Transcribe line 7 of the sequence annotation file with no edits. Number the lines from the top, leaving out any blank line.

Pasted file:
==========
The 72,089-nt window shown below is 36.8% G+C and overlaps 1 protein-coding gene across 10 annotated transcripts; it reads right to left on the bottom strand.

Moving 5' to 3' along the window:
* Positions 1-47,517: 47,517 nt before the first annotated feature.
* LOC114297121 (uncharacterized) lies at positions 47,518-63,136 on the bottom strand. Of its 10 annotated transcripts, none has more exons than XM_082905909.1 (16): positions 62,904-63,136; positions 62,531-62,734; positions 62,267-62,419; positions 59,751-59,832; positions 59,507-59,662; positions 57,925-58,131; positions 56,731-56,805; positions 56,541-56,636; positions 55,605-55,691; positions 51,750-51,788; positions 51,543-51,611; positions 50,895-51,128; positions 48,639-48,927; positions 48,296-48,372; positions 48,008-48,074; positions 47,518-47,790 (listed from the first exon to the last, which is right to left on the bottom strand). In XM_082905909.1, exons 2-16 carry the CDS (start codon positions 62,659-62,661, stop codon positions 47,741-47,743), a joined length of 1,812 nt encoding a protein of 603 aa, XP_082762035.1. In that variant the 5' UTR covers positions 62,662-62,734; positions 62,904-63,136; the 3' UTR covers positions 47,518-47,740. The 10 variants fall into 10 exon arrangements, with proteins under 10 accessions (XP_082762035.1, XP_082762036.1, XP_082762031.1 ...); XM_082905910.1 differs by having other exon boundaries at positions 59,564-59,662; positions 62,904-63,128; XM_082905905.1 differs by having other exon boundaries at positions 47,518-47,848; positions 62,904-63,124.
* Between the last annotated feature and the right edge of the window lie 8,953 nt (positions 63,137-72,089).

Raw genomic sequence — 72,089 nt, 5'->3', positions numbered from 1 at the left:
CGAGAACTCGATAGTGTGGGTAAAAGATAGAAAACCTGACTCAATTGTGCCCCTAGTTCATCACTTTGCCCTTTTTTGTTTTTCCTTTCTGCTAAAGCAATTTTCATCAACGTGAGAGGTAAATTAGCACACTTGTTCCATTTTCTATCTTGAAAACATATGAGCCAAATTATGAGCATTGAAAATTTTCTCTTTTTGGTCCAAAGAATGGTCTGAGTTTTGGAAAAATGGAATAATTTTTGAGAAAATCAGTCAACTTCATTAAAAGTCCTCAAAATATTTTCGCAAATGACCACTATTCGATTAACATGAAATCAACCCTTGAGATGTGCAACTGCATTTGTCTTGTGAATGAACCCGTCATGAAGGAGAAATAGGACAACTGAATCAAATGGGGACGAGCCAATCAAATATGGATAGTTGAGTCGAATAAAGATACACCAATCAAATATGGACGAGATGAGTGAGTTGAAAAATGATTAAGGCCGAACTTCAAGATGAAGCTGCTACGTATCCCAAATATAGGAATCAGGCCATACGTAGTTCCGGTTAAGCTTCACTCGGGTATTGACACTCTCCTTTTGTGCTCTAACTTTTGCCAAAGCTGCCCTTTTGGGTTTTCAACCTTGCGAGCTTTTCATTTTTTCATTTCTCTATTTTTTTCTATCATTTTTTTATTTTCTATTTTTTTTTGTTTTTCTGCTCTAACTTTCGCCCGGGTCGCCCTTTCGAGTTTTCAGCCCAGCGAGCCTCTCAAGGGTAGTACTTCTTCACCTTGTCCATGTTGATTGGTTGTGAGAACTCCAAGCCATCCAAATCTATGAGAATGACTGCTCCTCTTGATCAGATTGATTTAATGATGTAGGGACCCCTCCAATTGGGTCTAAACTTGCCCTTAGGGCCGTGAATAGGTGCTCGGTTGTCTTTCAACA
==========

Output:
CGAGAACTCGATAGTGTGGGTAAAAGATAGAAAACCTGACTCAATTGTGCCCCTAGTTCATCACTTTGCCCTTTTTTGTTTTTCCTTTCTGCTAAAGCAATTTTCATCAACGTGAGAGGTAAATTAGCACACTTGTTCCATTTTCTATCTTGAAAACATATGAGCCAAATTATGAGCATTGAAAATTTTCTCTTTTTGGTCCAAAGAATGGTCTGAGTTTTGGAAAAATGGAATAATTTTTGAGAAAATCAGTCAACTTCATTAAAAGTCCTCAAAATATTTTCGCAAATGACCACTATTCGATTAACATGAAATCAACCCTTGAGATGTGCAACTGCATTTGTCTTGTGAATGAACCCGTCATGAAGGAGAAATAGGACAACTGAATCAAATGGGGACGAGCCAATCAAATATGGATAGTTGAGTCGAATAAAGATACACCAATCAAATATGGACGAGATGAGTGAGTTGAAAAATGATTAAGGCCGAACTTCAAGATGAAGCTGCTACGTATCCCAAATATAGGAATCAGGCCATACGTAGTTCCGGTTAAGCTTCACTCGGGTATTGACACTCTCCTTTTGTGCTCTAACTTTTGCCAAAGCTGCCCTTTTGGGTTTTCAACCTTGCGAGCTTTTCATTTTTTCATTTCTCTATTTTTTTCTATCATTTTTTTATTTTCTATTTTTTTTTGTTTTTCTGCTCTAACTTTCGCCCGGGTCGCCCTTTCGAGTTTTCAGCCCAGCGAGCCTCTCAAGGGTAGTACTTCTTCACCTTGTCCATGTTGATTGGTTGTGAGAACTCCAAGCCATCCAAATCTATGAGAATGACTGCTCCTCTTGATCAGATTGATTTAATGATGTAGGGACCCCTCCAATTGGGTCTAAACTTGCCCTTAGGGCCGTGAATAGGTGCTCGGTTGTCTTTCAACA